words, there is no good reason why private student loans should be 
treated differently in bankruptcy from any other type of private 
unsecured debt.
  This 2005 change in the law was a special interest favor. It was 
never justified, never debated, and cannot even be explained today. 
Filing for bankruptcy is never a walk in the park, and it should be the 
last resort for anyone, including student borrowers. But many private 
student loans have outrageous terms forced on kids--or just barely 
beyond being kids--and their families. Students are saddled with those 
loans. Many of them would not even understand the standard of 
``certainty of hopelessness'' that is required before there is any 
relief in bankruptcy court. The problem is not going away; it is 
getting worse. The student debt, when they start to default, just grows 
in size.
  One of my recent e-mails came from a victim of one of these for-
profit schools. The initial debt this student had after the student 
dropped out of the for-profit school was about $80,000 in private 
loans. Because the student could not get a job, the debt just grew. It 
is now $103,000. The student lives in the basement of the family home 
and has no hope. She cannot borrow any money for a car to go back to 
school or for any purpose. She is stuck, and it is not dischargeable in 
bankruptcy.
  Bankruptcy reform would help borrowers like Malissa Peloquin. She 
left Westwood College--one of the most notorious for-profit schools--in 
2007 with $75,000 in student loan debt. It is a debt that Westwood 
College advisers and counselors had lured her into. Her Federal loans 
have an interest rate below 4 percent, but her private student loans 
are at more that 11 percent.
  Malissa has never defaulted on her loans, but with three kids, she 
struggles to make the payments every month. She fears that she will 
lose her home because the home payments are difficult to keep up 
because of the student loan debt.
  Her mother, who is 65 years old, cosigned two of her daughter's 
student loans just to help her.
  Malissa worries what will happen when she cannot pay. Will they go 
after her mother? We know they do. In the past there have been reports 
about garnishing Social Security checks on the parents and grandparents 
who cosigned student loans when the student defaulted.
  Malissa has considered filing for bankruptcy, but she knows that 
private student loans are not dischargeable as set by this outrageous 
standard. She said if she could go back in time, there is no way she 
would have ever taken out those loans.
  How many young people 18, 19, 20 years old sit across the desk from 
an admissions officer who pushes the papers in front of them and says:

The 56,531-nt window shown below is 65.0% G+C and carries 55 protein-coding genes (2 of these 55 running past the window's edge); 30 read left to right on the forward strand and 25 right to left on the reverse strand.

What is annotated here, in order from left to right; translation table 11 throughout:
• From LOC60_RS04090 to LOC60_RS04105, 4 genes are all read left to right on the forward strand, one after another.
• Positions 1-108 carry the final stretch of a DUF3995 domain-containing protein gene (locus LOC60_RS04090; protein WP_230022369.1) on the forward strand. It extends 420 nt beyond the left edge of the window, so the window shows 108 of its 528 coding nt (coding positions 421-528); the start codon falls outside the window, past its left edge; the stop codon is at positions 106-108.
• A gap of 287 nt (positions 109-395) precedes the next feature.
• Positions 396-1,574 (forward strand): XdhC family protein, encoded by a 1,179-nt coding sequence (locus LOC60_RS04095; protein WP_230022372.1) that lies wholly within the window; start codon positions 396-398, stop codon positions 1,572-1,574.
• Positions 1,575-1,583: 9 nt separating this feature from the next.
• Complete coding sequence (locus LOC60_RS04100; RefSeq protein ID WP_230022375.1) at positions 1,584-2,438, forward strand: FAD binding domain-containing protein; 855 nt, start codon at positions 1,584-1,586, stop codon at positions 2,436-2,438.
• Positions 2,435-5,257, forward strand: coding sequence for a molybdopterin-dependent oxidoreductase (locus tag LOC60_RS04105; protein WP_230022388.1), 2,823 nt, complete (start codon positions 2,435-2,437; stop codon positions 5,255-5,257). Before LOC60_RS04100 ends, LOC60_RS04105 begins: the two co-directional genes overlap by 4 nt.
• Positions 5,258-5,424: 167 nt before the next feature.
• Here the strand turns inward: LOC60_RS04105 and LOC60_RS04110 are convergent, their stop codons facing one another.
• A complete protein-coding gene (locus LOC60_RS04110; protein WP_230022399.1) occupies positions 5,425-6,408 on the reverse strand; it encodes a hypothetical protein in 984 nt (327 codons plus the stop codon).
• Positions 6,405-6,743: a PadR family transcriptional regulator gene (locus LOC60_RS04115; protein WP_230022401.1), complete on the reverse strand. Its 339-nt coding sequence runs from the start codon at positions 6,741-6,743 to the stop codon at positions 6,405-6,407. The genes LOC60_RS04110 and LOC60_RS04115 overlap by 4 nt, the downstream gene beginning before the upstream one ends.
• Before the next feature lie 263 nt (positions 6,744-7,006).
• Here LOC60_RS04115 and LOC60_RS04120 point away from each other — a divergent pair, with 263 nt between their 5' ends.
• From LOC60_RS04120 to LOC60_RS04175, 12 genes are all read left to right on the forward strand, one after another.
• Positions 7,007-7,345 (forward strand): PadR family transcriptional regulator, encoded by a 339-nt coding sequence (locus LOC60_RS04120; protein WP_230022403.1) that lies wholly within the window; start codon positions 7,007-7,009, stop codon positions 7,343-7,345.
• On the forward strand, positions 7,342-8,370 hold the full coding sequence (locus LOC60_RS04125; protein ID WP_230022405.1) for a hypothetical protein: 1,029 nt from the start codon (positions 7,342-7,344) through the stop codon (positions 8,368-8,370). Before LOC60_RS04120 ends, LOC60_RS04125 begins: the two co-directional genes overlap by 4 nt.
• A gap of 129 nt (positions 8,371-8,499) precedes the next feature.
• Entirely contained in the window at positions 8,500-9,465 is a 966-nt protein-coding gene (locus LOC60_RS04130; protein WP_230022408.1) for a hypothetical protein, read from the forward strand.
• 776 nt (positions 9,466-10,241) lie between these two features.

If you sign these papers, you will be in class next week. How many 
think: I have been told, as long as I can remember, go to school, get a 
degree? They anxiously sign them never thinking that they are building 
up a debt in many cases that will dog them for life.
  We need to help borrowers such as Malissa who are struggling. I hope 
my colleagues will take a serious look at this. This is totally unfair. 
The for-profit college industry is disgraceful. Remember three numbers: 
12 percent of all the students after high school go to for-profit 
schools; 25 percent of all Federal aid to education goes to for-profit 
schools; and 47 percent of all student loan defaults are of the 
students at for-profit schools. It tells us the story.
  They drag these kids deep in debt, hand them worthless diplomas, 
watch them default, and then lives ruined by what students thought was 
the right decision early in life. Who is responsible for it? The 
Congress? The President? The government? Check all of the above. We 
have created this circumstance that costs $32 billion a year, money 
that we send to these for-profit colleges. If they were a separate 
Federal agency, for-profit colleges would be the ninth largest Federal 
agency in Washington, DC. They receive subsidies from 85 to 95 percent 
of all of their expenses directly from the Federal Government. Calling 
their employees Federal employees is not a stretch. They are all paid 
for by the Federal Government as are their advertising and marketing 
expenses.
  When we put this all together, it is rotten. The students who are 
contacting my office, and many other Senators, are crying out for help 
and relief. If we cannot help these young people after the exploitation 
of the for-profit schools and others, shame on us.
  I yield the floor and suggest the absence of a quorum.
  The assistant legislative clerk proceeded to call the roll.
  The PRESIDING OFFICER. The Senator from New Mexico.
  Mr. BINGAMAN. Mr. President, I ask unanimous consent that the order 
for the quorum call be rescinded.
  The PRESIDING OFFICER. Without objection, it is so ordered.